Complication risk of minimally invasive sacroiliac joint fusion surgery may be higher than previously reported


Sacroiliac joint fusion devices from left to right: SI-Bone iFuse, Globus Medical SI-Lok, NuTech SI-Fix, Zyga SImmetry
A selection of sacroiliac joint fusion devices currently on the market [left to right]: SI-Bone iFuse, Globus Medical SI-Lok, NuTech SI-Fix, Zyga SImmetry
A study using US insurance data has shown the risk of complication and the incidence of novel lumbar pathology following minimally invasive sacroiliac joint fusion surgery to be higher than previously reported in the literature. This respective study—currently in press in The Spine Journal—used data from the Pearl Driver patient record database (Pearl Driver Technologies) to investigate the safety of the procedure in a population of over 18 million patients between 2007 and 2014.

Several clinical studies have suggested that minimally invasive sacroiliac joint fusion surgery is an effective treatment and potentially cost-saving for sacroiliac joint pain, with low adverse event and reoperation rates, as compared to open surgery. Furthermore, a recent survey reports over 87% of sacroiliac joint arthrodesis as performed minimally invasively. This “has created the need for reliable data addressing the safety of the procedure,” the authors from the Spine Center at the University of Sothern California Los Angeles, USA, state, noting that “existing literature has largely failed to…address this issue.” Because of the relative novelty of the procedure, the authors speculate that “acquiring a large sample population” has been difficult, with most current literature addressing outcome results via case series.

The Pearl Driver database—cataloguing patienAppointmentt records from the Humana Incorporated US insurer—holds data on 18,620,198 patients “from every major geographic region of the country.” The research team searched the database using the International Classification of Disease, Ninth Revision codes and the Current Procedural Terminology codes to distinguish patients who had undergone the minimally invasive procedure. The team specified their search parameters in order to account for revisions and pathologies indicated for open procedures, narrowing a population of 508 sacroiliac fusion patients down to 469, once exclusions had been made for neoplasms, pelvic ring trauma and reoperations.  Of this patient population, 164 patients were male and 305 were female.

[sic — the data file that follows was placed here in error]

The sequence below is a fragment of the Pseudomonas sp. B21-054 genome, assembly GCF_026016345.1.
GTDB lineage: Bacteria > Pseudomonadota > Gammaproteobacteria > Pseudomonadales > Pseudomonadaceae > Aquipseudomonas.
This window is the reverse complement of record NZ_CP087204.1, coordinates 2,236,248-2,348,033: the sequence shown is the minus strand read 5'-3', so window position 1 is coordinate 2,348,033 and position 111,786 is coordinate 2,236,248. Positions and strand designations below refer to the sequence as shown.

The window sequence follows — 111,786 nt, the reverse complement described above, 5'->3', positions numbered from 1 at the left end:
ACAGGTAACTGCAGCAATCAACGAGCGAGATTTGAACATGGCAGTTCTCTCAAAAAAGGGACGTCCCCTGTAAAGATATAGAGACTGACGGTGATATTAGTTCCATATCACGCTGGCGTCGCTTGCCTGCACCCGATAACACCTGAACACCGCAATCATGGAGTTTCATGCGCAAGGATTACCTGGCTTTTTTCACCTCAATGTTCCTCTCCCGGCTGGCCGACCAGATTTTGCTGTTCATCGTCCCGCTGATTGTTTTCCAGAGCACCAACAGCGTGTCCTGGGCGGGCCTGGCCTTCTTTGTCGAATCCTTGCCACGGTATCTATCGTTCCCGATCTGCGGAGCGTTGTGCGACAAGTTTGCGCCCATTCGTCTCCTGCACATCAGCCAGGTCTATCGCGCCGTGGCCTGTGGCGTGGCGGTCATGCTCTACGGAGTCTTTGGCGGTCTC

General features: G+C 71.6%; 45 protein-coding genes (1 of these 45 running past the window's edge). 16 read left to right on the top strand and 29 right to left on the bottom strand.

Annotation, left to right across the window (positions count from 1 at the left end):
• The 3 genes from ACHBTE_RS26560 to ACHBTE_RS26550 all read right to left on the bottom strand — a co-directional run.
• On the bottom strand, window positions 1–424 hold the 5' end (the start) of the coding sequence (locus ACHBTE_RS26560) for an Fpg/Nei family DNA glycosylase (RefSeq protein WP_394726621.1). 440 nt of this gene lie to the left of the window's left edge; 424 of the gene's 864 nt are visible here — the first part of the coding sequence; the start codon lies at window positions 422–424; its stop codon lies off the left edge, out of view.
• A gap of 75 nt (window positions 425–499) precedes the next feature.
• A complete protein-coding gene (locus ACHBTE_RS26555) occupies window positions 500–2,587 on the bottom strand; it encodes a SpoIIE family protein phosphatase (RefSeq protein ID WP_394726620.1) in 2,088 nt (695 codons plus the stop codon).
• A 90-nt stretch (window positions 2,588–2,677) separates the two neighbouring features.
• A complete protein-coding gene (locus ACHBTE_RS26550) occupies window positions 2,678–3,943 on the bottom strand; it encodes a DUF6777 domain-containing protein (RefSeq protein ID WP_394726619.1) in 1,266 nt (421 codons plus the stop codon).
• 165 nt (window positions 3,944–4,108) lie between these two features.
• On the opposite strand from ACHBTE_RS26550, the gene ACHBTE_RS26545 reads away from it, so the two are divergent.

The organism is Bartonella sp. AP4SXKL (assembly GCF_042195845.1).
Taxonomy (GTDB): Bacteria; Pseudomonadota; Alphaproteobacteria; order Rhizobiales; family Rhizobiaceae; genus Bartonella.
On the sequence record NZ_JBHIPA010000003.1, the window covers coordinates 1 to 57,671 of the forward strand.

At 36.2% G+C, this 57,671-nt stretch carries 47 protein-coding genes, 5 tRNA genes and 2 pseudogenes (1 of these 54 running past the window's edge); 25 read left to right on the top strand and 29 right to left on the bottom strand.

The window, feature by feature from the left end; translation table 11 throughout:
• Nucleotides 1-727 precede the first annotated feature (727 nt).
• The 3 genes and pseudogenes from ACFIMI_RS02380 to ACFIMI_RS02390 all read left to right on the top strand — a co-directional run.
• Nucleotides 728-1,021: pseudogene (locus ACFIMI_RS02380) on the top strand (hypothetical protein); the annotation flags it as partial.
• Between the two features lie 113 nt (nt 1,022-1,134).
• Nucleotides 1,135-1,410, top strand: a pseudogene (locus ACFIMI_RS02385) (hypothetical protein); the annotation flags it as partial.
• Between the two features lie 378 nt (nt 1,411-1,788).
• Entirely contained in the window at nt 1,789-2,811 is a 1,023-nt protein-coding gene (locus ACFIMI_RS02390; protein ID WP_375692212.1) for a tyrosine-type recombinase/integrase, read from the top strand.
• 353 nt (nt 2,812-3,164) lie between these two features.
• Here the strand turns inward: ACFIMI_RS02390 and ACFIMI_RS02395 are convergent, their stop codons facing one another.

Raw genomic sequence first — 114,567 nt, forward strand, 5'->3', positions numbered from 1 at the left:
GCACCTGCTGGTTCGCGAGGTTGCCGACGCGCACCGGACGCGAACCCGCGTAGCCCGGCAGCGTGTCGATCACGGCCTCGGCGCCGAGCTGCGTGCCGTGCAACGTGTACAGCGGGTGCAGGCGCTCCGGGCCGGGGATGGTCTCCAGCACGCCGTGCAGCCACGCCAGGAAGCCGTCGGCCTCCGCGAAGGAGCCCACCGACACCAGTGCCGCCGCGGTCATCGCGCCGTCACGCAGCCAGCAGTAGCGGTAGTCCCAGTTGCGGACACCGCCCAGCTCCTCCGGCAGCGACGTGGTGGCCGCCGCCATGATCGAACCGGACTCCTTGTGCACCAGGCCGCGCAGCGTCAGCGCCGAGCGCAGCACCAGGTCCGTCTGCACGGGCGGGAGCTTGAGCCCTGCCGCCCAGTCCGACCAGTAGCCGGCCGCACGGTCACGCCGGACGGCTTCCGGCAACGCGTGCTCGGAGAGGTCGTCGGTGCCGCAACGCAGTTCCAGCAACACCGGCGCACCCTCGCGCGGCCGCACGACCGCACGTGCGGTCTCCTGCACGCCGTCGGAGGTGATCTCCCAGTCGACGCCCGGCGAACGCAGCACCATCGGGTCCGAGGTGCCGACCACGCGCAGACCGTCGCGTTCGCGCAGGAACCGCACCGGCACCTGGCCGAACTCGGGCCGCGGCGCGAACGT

The corresponding records data was evaluated for novel postoperative complications in six categories; postoperative infection, nervous system, pain, urinary tract infection, osteomyelitis and joint derangement. Complication rates were investigated at  90 days and six months post-operatively, with a 30-day point used to evaluate infection rates. Novel lumbar pathology was also investigated as an outcome.

The researchers observed an incidence of 62 complications within the first 90 days (13.2%), and 77 (16.4%) within six months of the procedure. An infection rate of 4.1% (19) was observed within six months. Novel lumbar pathology was found in 3.6% of patients (n=17) at 90 days following the procedure, and in 5.3% (25) at six months, with a 9.1% (15) burden of incidence on the male population by this time point.

“The results of our study show higher overall complication rates for minimally invasive sacroiliac joint fusion than have been previously reported,” write the authors. Whilst the team note that their population size is not particularly large, “it is nonetheless significantly bigger than nearly all previously published studies, and as a result has the statistical power that these smaller case series lack.” Whilst the team report that one study (Smith et al, Ann Surg Innov Res, 2013) has previously reported a higher overall complication rate of 18% (114, n=5319), others have reported rates as low as 3.5% (Miller et al, Med Devices (Auckl), 2013).

The observed infection rate, which was comparable to other results in the literature, was highlighted as notably higher than is associated with other minimally invasive procedures. “Minimally invasive sacroiliac joint fusion surgery potentially carries a relatively high risk of postoperative infection,” the authors of this study report. Furthermore, the study “for the first time also demonstrated substantial rates of  postoperative complications involving the nervous systems, pain, and urinary tract infections,” with respective rates of 6.2%, 4.1% and 4.9% found for each subtype at six months.

Speculating on reasons for the novel lumbar pathology reported, the authors comment, “previous studies suggest that lumbar fusion can lead to sacroiliac joint degeneration in up to 75% of cases within five years.” “One potential limitation of this finding,” they report, “is that lumbar and sacroiliac joint pains are often difficult to distinguish.” Misdiagnosis, they suggest, may account for some of these findings.

As well as observing higher complications rates, the team observed a stark increase in the incidence of minimally invasive sacroiliac joint fusion procedures performed, particularly in the latter three years of the study data. This spike corresponds with a notable increase in studies of the procedure around this time, as well as “the US Food and Drug Administration approval of multiple minimally invasive sacroiliac fusion devices” at the beginning of 2008. “Noting limitations including the potential for missing data as a result of changing billing codes, as well as “some degree of misclassification bias and unmeasured confounding,” the authors conclude that their study was “able to provide a unique analysis of minimally invasive sacroiliac joint fusion complications.” “As more data become available in the long term,” they comment, “adverse events need to be analysed to gain a better understanding of the procedures’ safety.”